Or appeal to an indefinitely repeated game argument. An equilibrium outcome is for all to reduce their fishing. Enforced with a trigger of reverting to non-cooperative equilibrium if anyone cheats. The regulation introduces the end-period problem.

"don't suggest ... makes protection unwise"

Gosh, I would hope not, since that would be imbecility on the level of, oh, say, Dick Cheney or Susan Combs-types railing against wilderness and the ESA while spending every spare moment of their rich-guy lifestyles flyfishing.

Maybe the likes of Dick Cheney, living in a rural area and an outdoorsman, knows a bit more about conservationism than those in DC. I bet he wouldn't have had the tight logging in CA that led to the awful forest fires.

There have been catastrophic forest fires in the West much longer than there have been Anglos managing those forests (or tucking their houses in them).

OTOH I'm sure Cheney would eagerly support something like the Rosemont Mine; and that's 5000 NF acres that will never burn - so you've got a point there.

Yikes, you're having to go back a long way to find a designated villain... Isn't there anyone in the current generation of R's that we can all hate?

Names are not important, who they are is not important. But oh, Combs is still a threat. She was rather in disgrace in Texas, her career seemingly over, but somehow or another she came to Trump's notice and is at Interior now*; and there's Katharine Armstrong 2.0, her daughter Anne Idsal, whom Trump put at EPA (Katharine Armstrong being Cheney's close pal); there's Idsal's old boss, the truly reprehensible George P. Bush, Land Commissioner of Texas, despite being Floridian (though, perhaps refreshingly, he admitted he would have run for state dogcatcher just to get on the Texas GOP ladder). I only know the names of Texas' gifts to the nation; they tend to be a rather incestuous group, and Cheney's an honorary member. But perhaps I might add Mike Lee (R-UT) to this illustrious group - he who shared with us last week, somewhat mysteriously, that climate scientists are ensuring that Hawaiians will be reduced to using seahorses of unusual size for transportation.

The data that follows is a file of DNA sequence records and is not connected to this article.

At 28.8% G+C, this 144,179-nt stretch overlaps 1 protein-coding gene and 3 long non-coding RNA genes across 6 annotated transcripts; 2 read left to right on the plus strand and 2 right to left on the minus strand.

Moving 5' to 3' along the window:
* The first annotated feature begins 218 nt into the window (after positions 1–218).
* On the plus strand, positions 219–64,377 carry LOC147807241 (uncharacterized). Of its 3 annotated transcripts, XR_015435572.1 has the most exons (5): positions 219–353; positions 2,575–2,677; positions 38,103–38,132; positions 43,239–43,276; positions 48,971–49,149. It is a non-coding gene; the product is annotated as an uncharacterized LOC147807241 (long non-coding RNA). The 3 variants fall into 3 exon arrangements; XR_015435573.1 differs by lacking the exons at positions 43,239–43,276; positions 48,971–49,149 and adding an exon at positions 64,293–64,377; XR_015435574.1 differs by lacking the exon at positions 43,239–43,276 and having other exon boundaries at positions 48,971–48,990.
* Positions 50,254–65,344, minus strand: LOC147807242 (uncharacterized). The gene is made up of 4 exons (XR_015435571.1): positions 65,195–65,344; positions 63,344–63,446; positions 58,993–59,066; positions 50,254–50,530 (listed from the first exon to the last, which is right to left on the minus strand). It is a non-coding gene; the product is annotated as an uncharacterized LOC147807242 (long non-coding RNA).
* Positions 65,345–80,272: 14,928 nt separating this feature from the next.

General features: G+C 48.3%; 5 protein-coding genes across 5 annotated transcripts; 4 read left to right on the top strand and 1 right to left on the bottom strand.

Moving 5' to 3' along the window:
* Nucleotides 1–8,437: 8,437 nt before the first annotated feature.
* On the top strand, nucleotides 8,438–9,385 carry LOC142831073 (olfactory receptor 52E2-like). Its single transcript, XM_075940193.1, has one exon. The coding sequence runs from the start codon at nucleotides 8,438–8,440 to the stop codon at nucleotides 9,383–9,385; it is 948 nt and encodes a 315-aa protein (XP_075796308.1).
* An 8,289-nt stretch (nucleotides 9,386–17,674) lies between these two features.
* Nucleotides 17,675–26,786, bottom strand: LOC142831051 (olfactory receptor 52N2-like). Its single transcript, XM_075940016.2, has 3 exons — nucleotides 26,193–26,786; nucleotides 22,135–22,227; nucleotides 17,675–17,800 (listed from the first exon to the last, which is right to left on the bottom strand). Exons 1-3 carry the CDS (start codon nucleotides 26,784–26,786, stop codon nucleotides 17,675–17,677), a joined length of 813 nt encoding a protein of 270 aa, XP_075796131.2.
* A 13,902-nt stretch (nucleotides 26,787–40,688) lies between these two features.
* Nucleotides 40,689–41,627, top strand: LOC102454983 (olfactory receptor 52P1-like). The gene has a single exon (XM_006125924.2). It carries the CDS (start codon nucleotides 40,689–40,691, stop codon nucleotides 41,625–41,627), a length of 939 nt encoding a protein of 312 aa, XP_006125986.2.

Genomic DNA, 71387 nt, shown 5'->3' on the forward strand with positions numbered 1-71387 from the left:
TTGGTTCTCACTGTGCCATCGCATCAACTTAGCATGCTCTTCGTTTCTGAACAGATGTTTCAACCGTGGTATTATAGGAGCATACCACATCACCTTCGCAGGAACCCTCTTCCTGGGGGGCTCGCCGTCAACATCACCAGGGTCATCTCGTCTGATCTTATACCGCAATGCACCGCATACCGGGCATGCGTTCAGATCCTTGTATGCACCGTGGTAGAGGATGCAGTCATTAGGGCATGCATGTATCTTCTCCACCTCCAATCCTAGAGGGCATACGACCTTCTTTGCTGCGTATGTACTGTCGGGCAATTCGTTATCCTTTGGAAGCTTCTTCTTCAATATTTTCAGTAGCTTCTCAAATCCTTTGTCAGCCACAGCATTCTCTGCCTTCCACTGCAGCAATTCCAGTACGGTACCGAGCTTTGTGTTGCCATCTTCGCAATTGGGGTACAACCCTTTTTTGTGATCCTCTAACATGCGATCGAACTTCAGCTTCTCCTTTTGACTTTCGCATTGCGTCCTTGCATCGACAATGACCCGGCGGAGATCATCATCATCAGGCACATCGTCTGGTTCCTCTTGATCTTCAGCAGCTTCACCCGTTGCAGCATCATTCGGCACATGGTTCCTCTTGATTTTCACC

*And, to be fair, I think that was a horse trade by the environmentalists - they mostly let that one go, in return for quashing Trump's pick for White House environmental policy adviser - the demented Kathleen Hartnett White, of course also from Texas, whose chief qualification was her belief that CO2 was harmless because "invisible." I am not sure that was wise, though - Hartnett White was too unhinged to be more than entertainment, whereas Combs is not crazy, just an ideologue.

as if a beach has never been found below a layer of ice. the point is that for a paleontologist, a bone is a bone.

Some disagree on the cause.


.. However, a broader analysis demonstrates that this surge was unrelated to the closure of PIPA and was due to a strong El Niño event that created a fishing surge across multiple EEZs and high seas, not just PIPA (2)...